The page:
Twice a month, Coast Guard All Hands will feature “ From the Homefront ,” a column for Coast Guard spouses by Coast Guard spouse Shelley Kimball. Shelley has been married to Capt. Joe Kimball, chief of the office of aviation forces at Coast Guard headquarters, for 15 years. She currently serves on the board of directors for the Military Family Advisory Network .
Madeleine applied for about 50 scholarships, and she was awarded enough money to cover all of her educational expenses and some of her living expenses.
Tammy Hayes, Madeleine’s mom, attributed their success rate to persistence in locating scholarship opportunities, remaining organized throughout the process, and Madeleine’s extracurricular experiences and her essays.
When others at school saw Madeleine’s persistence, they took notice and helped out.
“Once her counselor saw how motivated she was in her scholarship quest she started pulling her out of class to give her new applications she found,” Hayes said.
It was all about the binder. Hayes and her daughter put together a binder that held everything necessary for applying for scholarships. It was organized by deadline date so they wouldn’t miss anything. Page protectors held copies of her transcripts, letters of recommendation, and her federal student aid report through the U.S. Department of Education.
The binder also held some prewritten, generic essays that they could tweak for specific applications.
Madeleine is a Coast Guard kid – her dad, who was the command master chief in Sector Columbia River, Oregon, retired in 2013 after 30 years of service. She used her experience as a military child as the foundation for many of the essays she wrote for scholarship applications, Tammy Hayes said. Finding that anchor for the essays is a key to getting organized to apply for scholarships, she said.
“Find your hook for the essay,” Hayes said. “My daughter’s was mostly about the struggle of relocating during high school and moving to a location without the Coast Guard community she had depended on with previous moves.”
The Hayes family also kept a running spreadsheet to track applications – it included submission dates, the potential award amount, the date a decision was made, when they sent a thank you note, and finally, the date the scholarship funds were deposited into her college account.
Hayes advises parents not to shy away from applying for scholarships, even if they think their earnings will put them out of the running. The Hayes family’s income exceeds the levels for need-based scholarships, so all of Madeleine’s scholarships were based on merit, Hayes said.
Hayes also said that school activities and community service give students an edge on scholarships. She said she highly recommends that students get very involved in “outside of school” activities and seek out leadership roles at school or in the community at large.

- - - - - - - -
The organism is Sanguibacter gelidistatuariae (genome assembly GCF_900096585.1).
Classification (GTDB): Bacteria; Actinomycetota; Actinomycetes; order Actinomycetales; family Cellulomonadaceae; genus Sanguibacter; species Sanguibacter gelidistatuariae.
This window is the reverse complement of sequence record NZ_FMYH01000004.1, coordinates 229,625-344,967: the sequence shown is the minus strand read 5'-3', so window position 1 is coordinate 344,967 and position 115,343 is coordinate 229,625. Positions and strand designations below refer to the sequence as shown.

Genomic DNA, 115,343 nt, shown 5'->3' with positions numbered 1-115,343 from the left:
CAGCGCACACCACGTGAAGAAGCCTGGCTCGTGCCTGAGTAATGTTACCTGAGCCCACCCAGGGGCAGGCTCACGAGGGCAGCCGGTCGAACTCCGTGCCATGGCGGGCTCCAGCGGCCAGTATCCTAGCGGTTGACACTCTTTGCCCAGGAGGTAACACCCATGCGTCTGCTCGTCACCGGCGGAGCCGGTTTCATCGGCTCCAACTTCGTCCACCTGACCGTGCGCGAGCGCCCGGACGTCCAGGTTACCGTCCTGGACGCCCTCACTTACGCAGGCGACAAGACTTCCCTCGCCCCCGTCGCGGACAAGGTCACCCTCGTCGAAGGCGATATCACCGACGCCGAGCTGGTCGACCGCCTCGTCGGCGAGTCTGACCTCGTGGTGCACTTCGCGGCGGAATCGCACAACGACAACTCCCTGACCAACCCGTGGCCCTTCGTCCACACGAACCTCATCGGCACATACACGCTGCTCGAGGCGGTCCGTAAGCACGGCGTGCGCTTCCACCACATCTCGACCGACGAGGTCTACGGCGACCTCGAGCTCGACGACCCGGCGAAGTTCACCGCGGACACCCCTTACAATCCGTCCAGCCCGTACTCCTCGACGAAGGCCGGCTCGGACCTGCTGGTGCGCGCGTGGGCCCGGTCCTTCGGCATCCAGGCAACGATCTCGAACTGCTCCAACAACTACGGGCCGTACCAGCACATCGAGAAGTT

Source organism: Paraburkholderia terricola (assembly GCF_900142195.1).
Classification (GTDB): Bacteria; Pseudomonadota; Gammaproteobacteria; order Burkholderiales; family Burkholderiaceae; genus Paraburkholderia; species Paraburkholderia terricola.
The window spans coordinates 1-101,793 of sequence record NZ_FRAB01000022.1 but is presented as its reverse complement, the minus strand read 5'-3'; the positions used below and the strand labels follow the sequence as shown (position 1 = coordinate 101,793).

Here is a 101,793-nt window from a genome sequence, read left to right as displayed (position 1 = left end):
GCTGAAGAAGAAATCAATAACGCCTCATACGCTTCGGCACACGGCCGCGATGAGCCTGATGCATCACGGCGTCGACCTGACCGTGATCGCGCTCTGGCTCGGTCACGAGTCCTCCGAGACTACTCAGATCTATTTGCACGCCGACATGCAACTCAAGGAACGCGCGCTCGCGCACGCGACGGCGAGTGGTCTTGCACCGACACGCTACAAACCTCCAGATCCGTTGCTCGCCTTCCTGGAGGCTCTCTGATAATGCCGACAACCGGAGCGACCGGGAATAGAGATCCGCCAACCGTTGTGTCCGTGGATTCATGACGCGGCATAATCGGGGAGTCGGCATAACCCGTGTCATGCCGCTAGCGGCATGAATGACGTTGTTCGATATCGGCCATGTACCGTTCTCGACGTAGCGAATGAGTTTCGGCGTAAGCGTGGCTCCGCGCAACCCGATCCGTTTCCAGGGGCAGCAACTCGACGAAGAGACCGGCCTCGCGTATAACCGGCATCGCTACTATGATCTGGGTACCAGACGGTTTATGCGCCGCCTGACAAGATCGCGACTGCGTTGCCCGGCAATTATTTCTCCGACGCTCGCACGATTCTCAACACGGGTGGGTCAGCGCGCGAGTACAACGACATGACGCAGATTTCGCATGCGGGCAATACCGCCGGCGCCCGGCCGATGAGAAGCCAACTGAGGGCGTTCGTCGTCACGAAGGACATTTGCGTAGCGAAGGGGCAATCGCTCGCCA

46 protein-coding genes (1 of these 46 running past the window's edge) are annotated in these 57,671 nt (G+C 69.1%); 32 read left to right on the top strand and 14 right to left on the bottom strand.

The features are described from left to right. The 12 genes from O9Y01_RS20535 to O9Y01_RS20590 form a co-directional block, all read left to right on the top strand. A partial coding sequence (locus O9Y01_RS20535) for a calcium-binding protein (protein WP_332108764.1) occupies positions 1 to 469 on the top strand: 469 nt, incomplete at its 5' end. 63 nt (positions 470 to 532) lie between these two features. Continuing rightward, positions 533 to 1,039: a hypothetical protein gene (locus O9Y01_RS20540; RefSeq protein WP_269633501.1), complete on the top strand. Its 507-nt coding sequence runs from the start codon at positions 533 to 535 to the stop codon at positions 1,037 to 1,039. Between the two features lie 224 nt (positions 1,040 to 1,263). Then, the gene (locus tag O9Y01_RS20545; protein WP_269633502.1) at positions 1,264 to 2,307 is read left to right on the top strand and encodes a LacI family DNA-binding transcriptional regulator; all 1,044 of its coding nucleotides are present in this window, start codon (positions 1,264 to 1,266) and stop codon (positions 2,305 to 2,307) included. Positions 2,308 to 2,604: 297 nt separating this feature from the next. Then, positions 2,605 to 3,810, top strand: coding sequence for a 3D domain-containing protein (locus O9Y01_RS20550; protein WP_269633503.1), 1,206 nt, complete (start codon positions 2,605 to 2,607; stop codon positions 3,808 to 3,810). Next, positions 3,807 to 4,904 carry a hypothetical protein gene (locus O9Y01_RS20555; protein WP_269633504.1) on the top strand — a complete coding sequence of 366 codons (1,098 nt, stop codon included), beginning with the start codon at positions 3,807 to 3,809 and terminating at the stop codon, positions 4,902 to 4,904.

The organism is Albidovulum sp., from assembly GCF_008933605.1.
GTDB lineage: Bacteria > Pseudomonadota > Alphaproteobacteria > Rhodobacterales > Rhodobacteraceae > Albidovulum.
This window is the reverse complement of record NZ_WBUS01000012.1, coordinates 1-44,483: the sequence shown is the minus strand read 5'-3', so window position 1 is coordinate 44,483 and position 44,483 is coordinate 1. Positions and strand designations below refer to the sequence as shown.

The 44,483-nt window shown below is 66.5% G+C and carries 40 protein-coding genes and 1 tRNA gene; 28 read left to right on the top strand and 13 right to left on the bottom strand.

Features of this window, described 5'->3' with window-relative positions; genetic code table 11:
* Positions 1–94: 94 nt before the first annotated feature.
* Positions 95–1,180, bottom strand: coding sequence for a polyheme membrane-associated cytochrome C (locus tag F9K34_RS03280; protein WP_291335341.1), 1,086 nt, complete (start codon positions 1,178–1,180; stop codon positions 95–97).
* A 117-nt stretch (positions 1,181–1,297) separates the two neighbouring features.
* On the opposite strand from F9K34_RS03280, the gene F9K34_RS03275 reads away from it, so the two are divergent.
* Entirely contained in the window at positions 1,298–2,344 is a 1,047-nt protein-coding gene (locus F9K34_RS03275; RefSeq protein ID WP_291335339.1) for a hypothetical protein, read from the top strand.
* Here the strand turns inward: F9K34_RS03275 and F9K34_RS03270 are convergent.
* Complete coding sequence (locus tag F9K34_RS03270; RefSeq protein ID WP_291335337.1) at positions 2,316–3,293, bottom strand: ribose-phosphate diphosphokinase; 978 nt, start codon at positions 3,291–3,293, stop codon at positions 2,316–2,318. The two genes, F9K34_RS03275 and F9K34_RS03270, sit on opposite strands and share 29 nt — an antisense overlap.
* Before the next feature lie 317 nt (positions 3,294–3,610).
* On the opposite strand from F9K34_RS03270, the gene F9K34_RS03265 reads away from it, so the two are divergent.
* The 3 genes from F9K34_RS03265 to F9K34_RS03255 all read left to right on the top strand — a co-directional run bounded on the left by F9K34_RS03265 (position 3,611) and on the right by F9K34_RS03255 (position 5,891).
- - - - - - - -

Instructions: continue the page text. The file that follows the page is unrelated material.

“[Her scholarships] were all merit-based, so that is where the extracurriculars and work experience and community service come into play,” Hayes said. “And obviously you have to be gearing your kids up to be involved early on. But they gain so much character and confidence from participating in all those activities.”
Hayes has a list of tips she would offer other military families looking for scholarships:
- See if your high school provides a spreadsheet of scholarships and their deadlines. Google other area high schools to see if they offer one. The Hayes family used more than one high school’s spreadsheets.
- If an application requires a membership fee for the organization sponsoring the scholarship, it may be worth joining. “Usually the membership fee was small enough we decided to join,” Hayes said. “It was a little risk but more than worth it when she won a few, plus the organizations support a lot of great programs.”
- If your child has a particular talent, look up local organizations that support that talent. “We were constantly searching online for arts and service organizations in our area looking for available scholarships,” Hayes said. Madeleine was successful auditioning for fine arts scholarship programs.
- Search for scholarships specific to the student’s intended major. “There are a ton!” Hayes said.
- Apply for the smaller scholarships, not just the big ones. Madeleine received $500 from a local wood turner’s club – it was giving out two scholarships, and only five people applied. “Very few students will take the time to do them,” Hayes said. “But because of that your chances are better.”
Free Application for Federal Student Aid: This federal student aid website is sponsored by the U.S. Department of Education.
Non-Commissioned Officer Association: The association offers scholarships to the children of members, including auxiliary members.
Fleet Reserve Association: The FRA education foundation was established to assist dependents and descendants of those who have served in the Coast Guard, the U.S. Navy, or the U.S. Marine Corps. Scholarships are not only available to children, but also to grandchildren and great-grandchildren of those who have served.
Coast Guard Scholarship Resources: This link opens the path to several pages of scholarship resources for Coast Guard kids.
Military Child Education Coalition: This nonprofit has culled information about several scholarships for military kids.
The Coast Guard Exchange System Scholarship Program: These scholarships are awarded to dependents of Coast Guard active duty, reserve, retired, and auxiliary members for academic achievement and leadership accomplishments.
What tips do you have for finding scholarships for military kids? Are there any scholarships you recommend? Share your thoughts below!
The views expressed herein are those of the author and are not to be construed as official or reflecting the views of the Commandant or of the U.S. Coast Guard.